California Atty. Gen. Xavier Becerra supports expanding a task force that has been investigating the underground economy in Los Angeles. (Rich Pedroncelli / Associated Press)

State officials on Monday proposed expanding a task force that has gone after tax scofflaws operating in the underground economy in Los Angeles and Sacramento, saying California continues to lose billions of dollars in revenue from the illicit activity.

The underground economy is made up of unlicensed individuals and businesses selling services and goods that are often counterfeited, without paying the state income or sales taxes, or paying legally required wages and benefits to employees.

Atty. Gen. Xavier Becerra said he supports legislation that would expand the Tax Recovery and Criminal Enforcement Task Force, a pilot project in the state Department of Justice, to also operate in San Diego, the San Francisco Bay Area and the San Joaquin Valley.

Advertisement

Five immigrants with criminal records who face possible deportation were pardoned by California Gov. Jerry Brown on Friday, continuing his tradition of granting clemency around the Easter holiday.

The five individuals were among 56 pardons granted by Brown, as well as 14 sentence commutations for current inmates.

Brown’s inclusion of those at risk of deportation — which he has now done for several rounds of pardons — is yet another sign of how California has diverged on immigration from the federal government, which has increased arrests and detentions under President Trump.

Compton Mayor Aja Brown, Rep. Nanette Barragán and actress-turned-conservative commentator Stacey Dash are on the ballot in District 44.
Compton Mayor Aja Brown, Rep. Nanette Barragán and actress-turned-conservative commentator Stacey Dash are on the ballot in District 44. (Los Angeles Times staff and AP)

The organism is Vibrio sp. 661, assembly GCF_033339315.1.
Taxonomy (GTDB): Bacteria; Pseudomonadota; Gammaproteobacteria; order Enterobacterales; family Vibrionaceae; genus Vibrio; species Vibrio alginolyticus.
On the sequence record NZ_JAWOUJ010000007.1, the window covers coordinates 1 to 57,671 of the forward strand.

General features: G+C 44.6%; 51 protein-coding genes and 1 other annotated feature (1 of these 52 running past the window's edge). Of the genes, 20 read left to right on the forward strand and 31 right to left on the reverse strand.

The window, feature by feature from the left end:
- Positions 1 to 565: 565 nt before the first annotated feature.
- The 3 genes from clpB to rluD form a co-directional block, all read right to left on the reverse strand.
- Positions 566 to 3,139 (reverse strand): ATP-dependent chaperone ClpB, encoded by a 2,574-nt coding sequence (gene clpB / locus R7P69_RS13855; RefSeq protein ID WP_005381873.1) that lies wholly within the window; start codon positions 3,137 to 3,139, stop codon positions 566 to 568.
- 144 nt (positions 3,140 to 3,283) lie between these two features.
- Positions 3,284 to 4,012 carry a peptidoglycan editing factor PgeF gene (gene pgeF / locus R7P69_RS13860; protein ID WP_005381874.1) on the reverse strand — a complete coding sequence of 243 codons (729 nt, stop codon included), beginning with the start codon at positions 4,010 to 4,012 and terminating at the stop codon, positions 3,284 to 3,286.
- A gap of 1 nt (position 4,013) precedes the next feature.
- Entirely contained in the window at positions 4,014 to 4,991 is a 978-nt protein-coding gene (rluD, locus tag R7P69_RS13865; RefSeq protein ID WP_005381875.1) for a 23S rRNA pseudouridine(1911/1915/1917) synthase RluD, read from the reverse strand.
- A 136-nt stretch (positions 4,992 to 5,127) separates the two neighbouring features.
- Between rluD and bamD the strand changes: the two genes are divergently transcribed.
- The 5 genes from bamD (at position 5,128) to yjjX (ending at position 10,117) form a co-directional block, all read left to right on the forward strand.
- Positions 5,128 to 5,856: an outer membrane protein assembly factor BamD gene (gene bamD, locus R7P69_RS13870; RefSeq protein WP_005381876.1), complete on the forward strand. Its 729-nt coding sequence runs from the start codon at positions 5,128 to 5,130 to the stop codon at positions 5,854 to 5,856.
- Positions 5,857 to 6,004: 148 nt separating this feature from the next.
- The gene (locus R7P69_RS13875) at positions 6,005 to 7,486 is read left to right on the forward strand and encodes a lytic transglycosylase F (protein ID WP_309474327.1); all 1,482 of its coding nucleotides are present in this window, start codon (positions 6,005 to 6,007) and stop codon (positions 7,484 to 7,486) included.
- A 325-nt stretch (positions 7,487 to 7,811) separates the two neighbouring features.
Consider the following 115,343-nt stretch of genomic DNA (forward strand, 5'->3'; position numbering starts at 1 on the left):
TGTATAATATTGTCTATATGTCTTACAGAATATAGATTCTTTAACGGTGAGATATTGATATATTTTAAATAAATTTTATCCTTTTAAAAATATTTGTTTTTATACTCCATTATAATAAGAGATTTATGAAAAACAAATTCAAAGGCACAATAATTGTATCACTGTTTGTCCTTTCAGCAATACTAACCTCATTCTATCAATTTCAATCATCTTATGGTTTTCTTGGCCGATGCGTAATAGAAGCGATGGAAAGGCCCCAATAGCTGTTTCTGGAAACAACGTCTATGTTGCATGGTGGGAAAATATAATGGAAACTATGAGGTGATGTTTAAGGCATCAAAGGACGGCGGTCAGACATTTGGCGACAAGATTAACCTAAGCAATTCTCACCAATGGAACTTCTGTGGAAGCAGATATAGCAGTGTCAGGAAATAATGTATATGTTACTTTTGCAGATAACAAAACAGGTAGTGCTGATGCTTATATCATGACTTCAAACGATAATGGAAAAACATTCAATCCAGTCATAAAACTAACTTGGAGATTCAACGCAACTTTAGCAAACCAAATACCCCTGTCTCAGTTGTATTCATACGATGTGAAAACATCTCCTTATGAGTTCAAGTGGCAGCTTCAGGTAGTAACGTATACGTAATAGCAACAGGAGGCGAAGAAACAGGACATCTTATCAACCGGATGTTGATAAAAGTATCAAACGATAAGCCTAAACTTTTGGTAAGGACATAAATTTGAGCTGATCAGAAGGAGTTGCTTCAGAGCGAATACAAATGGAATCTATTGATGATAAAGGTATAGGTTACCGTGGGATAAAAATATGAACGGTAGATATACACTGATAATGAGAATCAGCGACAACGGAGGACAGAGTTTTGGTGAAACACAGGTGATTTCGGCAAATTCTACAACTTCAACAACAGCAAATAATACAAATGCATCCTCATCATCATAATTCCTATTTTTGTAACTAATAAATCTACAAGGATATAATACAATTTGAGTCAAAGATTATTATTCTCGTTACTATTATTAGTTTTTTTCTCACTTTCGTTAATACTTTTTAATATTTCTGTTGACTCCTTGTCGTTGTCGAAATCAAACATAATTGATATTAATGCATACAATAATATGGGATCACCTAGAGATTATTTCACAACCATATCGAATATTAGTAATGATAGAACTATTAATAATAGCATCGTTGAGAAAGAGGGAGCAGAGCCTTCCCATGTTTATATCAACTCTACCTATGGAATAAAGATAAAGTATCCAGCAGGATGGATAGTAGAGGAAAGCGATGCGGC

Actress-turned-conservative commentator Stacey Dash is calling her congressional candidacy quits a little over a month after jumping into a Los Angeles House race

Dash tweeted a statement that she is “withdrawing” from the race because “the overall bitterness surrounding our political process, participating in the rigors of campaigning, and holding elected office would be detrimental to the health and wellbeing [sic] of my family.”

She will still appear on the June 5 primary ballot as a Republican “Actress/news analyst.”

California's attorney general is suing Sutter Health for allegedly anticompetitive business practices.
California's attorney general is suing Sutter Health for allegedly anticompetitive business practices. (Ken James / Bloomberg)

The state attorney general has sued Sutter Health, the largest hospital system in Northern California, alleging anticompetitive business practices that unfairly drove up costs for consumers, officials announced Friday.

The lawsuit filed in San Francisco County Superior Court alleges that Sutter engaged in “anticompetitive contractual practices” and that it charged prices for hospital healthcare services that far exceed what it would have been able to charge in a competitive market.

The complaint also alleges that the excess profits received went toward extreme levels of executive compensation, purchasing other health firms and financing its own insurance arm.

Advertisement

Former California Gov. Arnold Schwarzenegger is in stable condition Friday after undergoing emergency open-heart surgery during a procedure to replace a valve in his heart, according to his spokesman.

Two years ago this month, The Times investigated one of the longest-lingering questions in California politics: Are some voters mistakenly joining a political party when what they really want is to be an electoral free agent?